Over the past decade, there has been an exponential boom in online short-term rental (STR) platforms like Airbnb. Ucluelet has seen an explosion of STR’s in our residential neighbourhoods. Uncontrolled, we could see the equivalent of another eight Blackrock Hotels develop in Ucluelet’s existing residential properties, representing about a thousand units and thousands of additional tourists. There is a great deal of research available on the impacts of Airbnb expansion on long-term housing availability, housing costs, and amount of non-resident property owners. One area which doesn’t receive the same research attention is the impact of increasing Airbnb’s on local job markets, particularly traditional tourist accommodation jobs, such as hotels.
Studies show that expansion of Airbnb and other hyper lean short-term rental platforms directly results in reduced revenue share for hotels and traditional tourist accommodations. This shift can negatively impact employment since some of the labour of maintaining short-term rentals is done by property owners or outsourced to a third-party. Traditional hotels are a more labour-intensive source of employment than Airbnb, and often include management positions, front desk, housekeeping, room attendants, laundry, financial services, guest services, food services, sales and marketing, maintenance and operations, security, and housekeeping. Jobs associated with Airbnb’s and other short-term vacation rentals require very few employees to function, so as these accommodations expand, they can result in an overall loss of employment positions.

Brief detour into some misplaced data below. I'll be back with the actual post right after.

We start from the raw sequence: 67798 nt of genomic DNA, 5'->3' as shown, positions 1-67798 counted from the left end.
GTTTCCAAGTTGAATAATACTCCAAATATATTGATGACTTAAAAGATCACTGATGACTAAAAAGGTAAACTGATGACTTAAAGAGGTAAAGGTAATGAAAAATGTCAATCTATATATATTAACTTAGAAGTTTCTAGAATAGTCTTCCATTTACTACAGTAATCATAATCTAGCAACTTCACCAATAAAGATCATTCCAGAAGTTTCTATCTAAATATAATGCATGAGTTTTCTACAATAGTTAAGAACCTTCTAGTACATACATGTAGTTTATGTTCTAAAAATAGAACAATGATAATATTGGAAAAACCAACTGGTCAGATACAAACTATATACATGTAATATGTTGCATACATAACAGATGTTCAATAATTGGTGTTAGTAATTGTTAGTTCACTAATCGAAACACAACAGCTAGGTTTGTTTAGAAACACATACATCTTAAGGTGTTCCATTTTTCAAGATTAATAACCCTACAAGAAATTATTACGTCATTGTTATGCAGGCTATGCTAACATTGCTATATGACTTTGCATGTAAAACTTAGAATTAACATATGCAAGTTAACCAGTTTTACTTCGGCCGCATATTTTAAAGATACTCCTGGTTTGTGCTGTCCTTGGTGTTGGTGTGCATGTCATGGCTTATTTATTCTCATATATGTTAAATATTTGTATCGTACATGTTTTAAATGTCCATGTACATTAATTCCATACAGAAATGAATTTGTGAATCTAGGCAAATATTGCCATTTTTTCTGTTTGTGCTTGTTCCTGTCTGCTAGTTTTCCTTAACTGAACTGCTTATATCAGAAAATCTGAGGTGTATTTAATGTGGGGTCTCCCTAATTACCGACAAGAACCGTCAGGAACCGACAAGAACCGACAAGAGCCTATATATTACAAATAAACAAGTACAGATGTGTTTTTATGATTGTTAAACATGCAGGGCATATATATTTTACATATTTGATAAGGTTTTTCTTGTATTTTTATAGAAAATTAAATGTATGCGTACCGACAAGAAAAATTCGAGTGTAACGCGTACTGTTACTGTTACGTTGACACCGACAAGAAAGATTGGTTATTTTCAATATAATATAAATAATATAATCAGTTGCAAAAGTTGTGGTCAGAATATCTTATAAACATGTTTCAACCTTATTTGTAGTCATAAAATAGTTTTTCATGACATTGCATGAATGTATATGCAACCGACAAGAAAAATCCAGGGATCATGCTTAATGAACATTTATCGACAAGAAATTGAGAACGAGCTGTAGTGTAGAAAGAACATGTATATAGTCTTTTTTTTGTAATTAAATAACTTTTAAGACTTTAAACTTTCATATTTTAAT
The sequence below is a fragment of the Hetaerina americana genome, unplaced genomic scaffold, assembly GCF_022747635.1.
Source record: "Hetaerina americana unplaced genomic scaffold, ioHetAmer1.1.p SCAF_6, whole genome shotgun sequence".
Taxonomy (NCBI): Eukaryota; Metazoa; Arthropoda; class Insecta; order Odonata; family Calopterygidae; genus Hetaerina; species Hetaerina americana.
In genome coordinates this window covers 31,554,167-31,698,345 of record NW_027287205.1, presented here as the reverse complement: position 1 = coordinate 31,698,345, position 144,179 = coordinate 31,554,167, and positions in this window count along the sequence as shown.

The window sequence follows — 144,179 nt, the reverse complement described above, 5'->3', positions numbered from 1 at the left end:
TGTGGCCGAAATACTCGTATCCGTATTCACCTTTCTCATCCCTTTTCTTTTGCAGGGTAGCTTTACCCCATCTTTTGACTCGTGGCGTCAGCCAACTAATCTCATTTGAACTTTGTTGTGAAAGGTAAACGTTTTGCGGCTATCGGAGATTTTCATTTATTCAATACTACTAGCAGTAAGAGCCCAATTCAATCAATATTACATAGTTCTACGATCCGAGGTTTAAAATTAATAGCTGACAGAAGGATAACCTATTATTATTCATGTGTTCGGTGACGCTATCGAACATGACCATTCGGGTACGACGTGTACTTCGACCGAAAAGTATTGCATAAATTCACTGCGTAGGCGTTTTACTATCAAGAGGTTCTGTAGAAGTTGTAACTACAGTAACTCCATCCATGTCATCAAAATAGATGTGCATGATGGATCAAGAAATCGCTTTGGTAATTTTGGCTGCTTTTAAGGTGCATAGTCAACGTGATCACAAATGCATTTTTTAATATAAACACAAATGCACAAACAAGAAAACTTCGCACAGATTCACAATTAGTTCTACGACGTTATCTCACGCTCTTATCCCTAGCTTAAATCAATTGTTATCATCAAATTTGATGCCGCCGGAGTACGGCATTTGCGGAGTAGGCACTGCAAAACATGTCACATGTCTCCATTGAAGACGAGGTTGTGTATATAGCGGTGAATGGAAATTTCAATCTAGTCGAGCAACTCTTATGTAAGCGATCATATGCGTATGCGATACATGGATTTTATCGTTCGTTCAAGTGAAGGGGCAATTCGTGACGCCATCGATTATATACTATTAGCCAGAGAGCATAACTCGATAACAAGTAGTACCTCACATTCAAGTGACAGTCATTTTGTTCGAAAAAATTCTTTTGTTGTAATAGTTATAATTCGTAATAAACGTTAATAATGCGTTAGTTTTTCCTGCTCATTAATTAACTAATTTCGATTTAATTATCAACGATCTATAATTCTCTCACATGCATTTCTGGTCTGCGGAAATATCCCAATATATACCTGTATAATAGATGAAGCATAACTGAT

Hotel workers have access to labour rights such as statutory holidays, annual leave, medical coverage, and sick leave. Airbnb hosts, by comparison, are not employees of the company but are usually classified as self-employed and may outsource hosting or cleaning requirements, which means platforms like Airbnb can operate by collecting fees on their services while not offering hosts and associated workers the labour protections offered by an employee status. Because of the informal nature of a lot of short-term vacation rental platforms, it is hard to collect data to accurately compare job creation for traditional tourist accommodation and platforms like Airbnb. The research that has been done shows that hotels generate significantly more employment positions than Airbnb’s. In Canada, the hotel sector supports a much higher number of full-time equivalent jobs.
Airbnb and other short-term rental platforms can be a beneficial and flexible way for property owners to generate increased revenue and provide tourist accommodations. These hyper lean platforms create savings by outsourcing tradition work like advertising and booking management plus they allow for the easy remote operation of tourist accommodations so that running a B&B from outside the community is easy and hard to police. These easy and outsourced operation models may benefit individual property owners but can have a devastating long term effect to the sustainability and livability of the community. Research shows that those benefitting most are disproportionately wealthy households, with even higher benefit shares going to non-resident and commercial owners. The loss of more secure, traditional tourist accommodation jobs as hyper lean accommodation platforms expand can be a difficult scenario for communities to navigate to ensure sustainable, long-term labour markets.